- The Federal Trade Commission sent orders to six health insurance companies to obtain patient-level claims data for inpatient, outpatient, and physician services from 2015 to 2020, the agency said Thursday.
- The FTC wants to figure out how hospitals' acquisitions of physician practices has affected competition.
- The agency sent orders to some of the nation's largest insurance companies, including UnitedHealthcare, Anthem, Aetna, Cigna, Florida Blue and Health Care Service Corporation.
This action is part of a larger effort underway at the agency to consider new questions and areas of study to help it understand the ultimate impact of mergers. The hope is that those studies will yield evidence to better equip the agency to legally challenge mergers in the future.
Health economists cheered the news online following the FTC's Thursday's announcement about studying physician practice buy-ups.
Martin Gaynor, former director of FTC's Bureau of Economics, tweeted: "This is a big deal - a huge # of physician practices are now owned by hospitals." Gaynor is a health economist at Carnegie Mellon.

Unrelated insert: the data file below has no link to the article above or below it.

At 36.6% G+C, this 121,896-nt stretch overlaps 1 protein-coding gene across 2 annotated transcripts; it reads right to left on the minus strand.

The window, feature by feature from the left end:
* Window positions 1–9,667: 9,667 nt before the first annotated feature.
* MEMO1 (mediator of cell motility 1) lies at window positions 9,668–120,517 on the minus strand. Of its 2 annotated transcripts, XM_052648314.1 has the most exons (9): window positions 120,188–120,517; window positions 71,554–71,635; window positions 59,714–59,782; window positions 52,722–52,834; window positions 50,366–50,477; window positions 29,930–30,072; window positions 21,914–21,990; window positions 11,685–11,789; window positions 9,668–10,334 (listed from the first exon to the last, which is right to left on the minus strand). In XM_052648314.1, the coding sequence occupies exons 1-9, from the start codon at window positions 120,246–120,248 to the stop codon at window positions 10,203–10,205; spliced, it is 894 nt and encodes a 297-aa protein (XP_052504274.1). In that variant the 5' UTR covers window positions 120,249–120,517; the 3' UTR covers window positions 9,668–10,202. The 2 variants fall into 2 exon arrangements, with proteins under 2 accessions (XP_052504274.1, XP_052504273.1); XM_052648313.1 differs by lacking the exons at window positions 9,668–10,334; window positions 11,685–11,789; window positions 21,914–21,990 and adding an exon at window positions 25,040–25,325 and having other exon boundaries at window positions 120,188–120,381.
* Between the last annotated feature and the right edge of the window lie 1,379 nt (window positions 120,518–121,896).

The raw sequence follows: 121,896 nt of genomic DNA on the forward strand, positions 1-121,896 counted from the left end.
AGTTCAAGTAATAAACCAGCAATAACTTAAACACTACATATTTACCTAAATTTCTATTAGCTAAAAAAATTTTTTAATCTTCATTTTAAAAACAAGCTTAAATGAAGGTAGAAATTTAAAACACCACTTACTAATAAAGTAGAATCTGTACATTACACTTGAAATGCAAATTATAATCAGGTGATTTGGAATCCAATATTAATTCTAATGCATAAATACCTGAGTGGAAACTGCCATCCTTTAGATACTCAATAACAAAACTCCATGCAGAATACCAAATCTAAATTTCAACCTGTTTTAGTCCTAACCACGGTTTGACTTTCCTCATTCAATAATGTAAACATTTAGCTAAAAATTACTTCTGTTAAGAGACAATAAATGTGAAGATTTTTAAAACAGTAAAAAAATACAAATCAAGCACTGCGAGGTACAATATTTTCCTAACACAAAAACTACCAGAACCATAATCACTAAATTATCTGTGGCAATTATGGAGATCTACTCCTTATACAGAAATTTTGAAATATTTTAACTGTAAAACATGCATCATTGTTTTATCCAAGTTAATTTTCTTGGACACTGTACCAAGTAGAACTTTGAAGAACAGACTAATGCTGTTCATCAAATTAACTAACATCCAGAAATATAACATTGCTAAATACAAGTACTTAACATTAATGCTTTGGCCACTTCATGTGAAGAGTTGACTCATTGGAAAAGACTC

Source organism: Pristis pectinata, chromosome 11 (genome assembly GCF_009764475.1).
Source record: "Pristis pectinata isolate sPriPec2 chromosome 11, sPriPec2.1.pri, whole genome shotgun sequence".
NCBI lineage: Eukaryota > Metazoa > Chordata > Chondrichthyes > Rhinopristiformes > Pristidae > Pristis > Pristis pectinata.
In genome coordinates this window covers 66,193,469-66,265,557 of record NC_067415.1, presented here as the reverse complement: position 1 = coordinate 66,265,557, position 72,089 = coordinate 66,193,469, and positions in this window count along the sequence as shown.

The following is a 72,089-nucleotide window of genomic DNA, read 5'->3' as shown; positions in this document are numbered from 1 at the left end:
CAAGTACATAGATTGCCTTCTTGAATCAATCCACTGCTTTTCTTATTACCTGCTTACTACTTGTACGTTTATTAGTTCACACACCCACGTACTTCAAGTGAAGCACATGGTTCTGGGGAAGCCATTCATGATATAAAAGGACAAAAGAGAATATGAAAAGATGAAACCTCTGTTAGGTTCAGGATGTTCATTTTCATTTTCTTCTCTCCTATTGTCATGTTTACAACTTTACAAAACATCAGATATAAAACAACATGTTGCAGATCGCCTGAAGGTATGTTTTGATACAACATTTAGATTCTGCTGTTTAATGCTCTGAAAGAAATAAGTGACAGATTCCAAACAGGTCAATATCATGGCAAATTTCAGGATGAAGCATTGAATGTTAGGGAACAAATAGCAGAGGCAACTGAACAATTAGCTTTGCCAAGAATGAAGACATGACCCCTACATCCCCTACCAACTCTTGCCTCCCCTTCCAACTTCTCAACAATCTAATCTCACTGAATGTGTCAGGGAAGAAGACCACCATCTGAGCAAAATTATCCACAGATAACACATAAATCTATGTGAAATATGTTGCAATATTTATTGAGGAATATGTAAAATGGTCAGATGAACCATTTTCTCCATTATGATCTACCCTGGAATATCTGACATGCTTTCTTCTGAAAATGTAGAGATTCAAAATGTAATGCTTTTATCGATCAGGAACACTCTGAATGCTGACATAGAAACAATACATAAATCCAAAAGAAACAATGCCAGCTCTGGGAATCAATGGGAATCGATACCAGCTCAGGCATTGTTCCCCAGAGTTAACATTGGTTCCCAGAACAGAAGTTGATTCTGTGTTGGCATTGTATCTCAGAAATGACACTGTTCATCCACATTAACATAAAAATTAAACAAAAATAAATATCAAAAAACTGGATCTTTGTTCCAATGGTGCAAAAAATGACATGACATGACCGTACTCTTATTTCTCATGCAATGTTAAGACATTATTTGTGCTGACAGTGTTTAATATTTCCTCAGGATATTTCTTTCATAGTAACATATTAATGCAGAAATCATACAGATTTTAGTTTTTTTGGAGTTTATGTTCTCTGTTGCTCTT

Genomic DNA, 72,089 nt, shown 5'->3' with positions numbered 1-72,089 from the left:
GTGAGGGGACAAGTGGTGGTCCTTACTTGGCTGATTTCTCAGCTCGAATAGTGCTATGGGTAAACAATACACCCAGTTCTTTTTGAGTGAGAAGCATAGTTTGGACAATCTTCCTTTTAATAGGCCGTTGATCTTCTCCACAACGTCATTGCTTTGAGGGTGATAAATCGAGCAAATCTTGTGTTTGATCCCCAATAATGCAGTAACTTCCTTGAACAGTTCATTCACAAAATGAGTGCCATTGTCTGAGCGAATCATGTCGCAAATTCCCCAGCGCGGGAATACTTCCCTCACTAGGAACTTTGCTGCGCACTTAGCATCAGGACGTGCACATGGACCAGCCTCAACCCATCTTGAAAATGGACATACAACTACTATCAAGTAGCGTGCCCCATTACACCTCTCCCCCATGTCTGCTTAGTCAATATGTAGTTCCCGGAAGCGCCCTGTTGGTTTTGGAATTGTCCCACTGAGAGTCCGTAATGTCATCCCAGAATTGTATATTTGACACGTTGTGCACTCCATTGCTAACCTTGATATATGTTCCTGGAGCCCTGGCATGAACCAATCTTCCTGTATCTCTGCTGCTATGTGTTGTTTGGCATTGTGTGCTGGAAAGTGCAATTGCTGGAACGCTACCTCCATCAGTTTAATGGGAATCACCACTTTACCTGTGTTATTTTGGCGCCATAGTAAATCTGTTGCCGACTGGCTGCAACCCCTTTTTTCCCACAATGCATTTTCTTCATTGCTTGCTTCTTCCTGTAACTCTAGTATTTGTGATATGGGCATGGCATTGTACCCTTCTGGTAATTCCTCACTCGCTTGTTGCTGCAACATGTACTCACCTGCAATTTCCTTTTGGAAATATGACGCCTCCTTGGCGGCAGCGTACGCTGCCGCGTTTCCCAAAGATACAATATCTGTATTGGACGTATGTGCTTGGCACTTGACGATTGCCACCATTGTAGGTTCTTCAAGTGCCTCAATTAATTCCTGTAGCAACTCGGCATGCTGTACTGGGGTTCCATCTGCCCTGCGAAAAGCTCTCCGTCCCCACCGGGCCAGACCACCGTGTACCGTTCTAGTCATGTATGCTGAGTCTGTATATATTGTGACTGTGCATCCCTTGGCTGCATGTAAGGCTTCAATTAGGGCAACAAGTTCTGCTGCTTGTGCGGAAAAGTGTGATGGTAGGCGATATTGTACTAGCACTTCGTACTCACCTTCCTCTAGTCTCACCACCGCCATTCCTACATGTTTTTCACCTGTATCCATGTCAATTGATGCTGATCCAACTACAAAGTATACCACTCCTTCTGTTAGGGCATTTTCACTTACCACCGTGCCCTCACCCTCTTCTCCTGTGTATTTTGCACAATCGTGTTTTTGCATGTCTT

"Important step to advance FTC’s understanding of the market and could improve their ability to win cases," Emily Gee, a health economist at the Center for American Progress, tweeted.
In the orders, the FTC asks the insurers for data such as the total billed charges of all health providers, total deductibles, copays and coinsurance paid by the patient. It also asks for data tied to each inpatient admission and outpatient and physician episodes during the time period in question, which will likely result in a barrage of data for the agency to review.
"The study results should aid the FTC’s enforcement mission by providing much more detailed information than is currently available about how physician practice mergers and healthcare facility mergers affect competition," the agency said in a statement.
This area of study expands the agency's current work. One area already of interest within this broader retrospective merger review program is the scrutiny of labor markets.
The agency has traditionally focused on how healthcare tie-ups affect prices. But the agency has signaled that it is increasingly interested in how mergers and acquisitions ultimately affect workers' wages, including nurses.
One area of concern for the FTC is states' willingness to greenlight COPAs, or certificates of public advantage (COPAs), which essentially shield mergers from federal antitrust regulators in exchange for prolonged state oversight.
In 2019, the agency sent orders to five insurance companies seeking data to study the impact of COPAs.